A vulnerability has been discovered in the way Microsoft Windows Graphics Component processes specially crafted Enhanced Metafile (EMF) image formats which could allow an attacker to take complete control of an affected system. EMF files provide a way to store pictures independent from the device on which they are displayed which guarantees the images will maintain their shape and proportion on any output device. Successful exploitation of these vulnerabilities could result in an attacker gaining the same privileges as the logged on user. Depending on the privileges associated with the user, an attacker could install programs; view, change, or delete data; or create new accounts with full user rights.
- Windows Vista
- Windows 7
- Windows Server 2003
- Windows Server 2008
- Windows Server 2008 R2
- Windows Server 2008 Core Installation
A vulnerability has been privately reported in Microsoft Windows Graphics Component which could allow remote code execution if a user views a specially crafted Enhanced Metafile (EMF) image format file. This vulnerability can be exploited in a number of ways. An attacker could exploit this vulnerability through Internet Explorer by hosting websites or taking advantage of compromised websites and websites that accept or host user-provided content or advertisements to host a specially crafted EMF file. An attacker could exploit the vulnerability by sending Outlook users a specially crafted email or a specially crafted Office document as an attachment. An attacker could also exploit this vulnerability through Windows Explorer by hosting a malicious image file on a network share.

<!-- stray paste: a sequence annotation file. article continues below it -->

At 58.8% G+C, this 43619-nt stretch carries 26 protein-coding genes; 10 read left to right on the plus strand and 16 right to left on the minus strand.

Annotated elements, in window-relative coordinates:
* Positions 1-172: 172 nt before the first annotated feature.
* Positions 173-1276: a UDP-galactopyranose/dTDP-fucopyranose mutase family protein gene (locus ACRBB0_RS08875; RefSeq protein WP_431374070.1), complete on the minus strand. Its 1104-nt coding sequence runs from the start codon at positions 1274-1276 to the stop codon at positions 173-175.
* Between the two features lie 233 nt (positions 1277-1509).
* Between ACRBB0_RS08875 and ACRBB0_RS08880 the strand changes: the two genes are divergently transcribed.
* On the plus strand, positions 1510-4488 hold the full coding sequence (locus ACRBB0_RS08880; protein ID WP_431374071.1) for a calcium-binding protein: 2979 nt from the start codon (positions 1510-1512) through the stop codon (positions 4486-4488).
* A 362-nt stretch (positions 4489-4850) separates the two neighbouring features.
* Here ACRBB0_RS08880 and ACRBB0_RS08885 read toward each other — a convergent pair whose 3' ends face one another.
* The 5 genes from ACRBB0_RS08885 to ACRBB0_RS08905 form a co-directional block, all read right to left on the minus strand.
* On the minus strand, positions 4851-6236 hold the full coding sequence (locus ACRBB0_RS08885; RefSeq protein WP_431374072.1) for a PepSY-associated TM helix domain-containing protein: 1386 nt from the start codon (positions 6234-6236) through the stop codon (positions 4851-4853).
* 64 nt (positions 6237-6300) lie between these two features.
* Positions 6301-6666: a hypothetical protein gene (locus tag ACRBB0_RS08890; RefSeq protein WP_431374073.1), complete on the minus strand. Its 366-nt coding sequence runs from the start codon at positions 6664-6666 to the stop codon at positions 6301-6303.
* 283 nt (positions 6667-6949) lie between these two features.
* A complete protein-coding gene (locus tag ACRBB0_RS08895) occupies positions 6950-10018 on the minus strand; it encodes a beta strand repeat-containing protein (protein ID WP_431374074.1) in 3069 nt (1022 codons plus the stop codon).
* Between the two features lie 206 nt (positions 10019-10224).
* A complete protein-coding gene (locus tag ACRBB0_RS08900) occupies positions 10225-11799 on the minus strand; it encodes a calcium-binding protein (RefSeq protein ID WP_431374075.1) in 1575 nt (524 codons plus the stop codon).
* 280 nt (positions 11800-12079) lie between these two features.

Successful exploitation could result in an attacker gaining the same privileges as the logged on user. Depending on the privileges associated with the user, an attacker could install programs; view, change, or delete data; or create new accounts with full user rights.
We recommend the following actions be taken:
- Apply appropriate patches provided by Microsoft to vulnerable systems immediately after appropriate testing.
- Run all software as a non-privileged user (one without administrative privileges) to diminish the effects of a successful attack.
- Do not open email attachments from unknown or untrusted sources or suspicious emails from trusted sources.
- Remind users not to visit websites or follow links provided by unknown or untrusted sources.
- Inform and educate users regarding the threats posed by hypertext links contained in emails or attachments especially from un-trusted sources.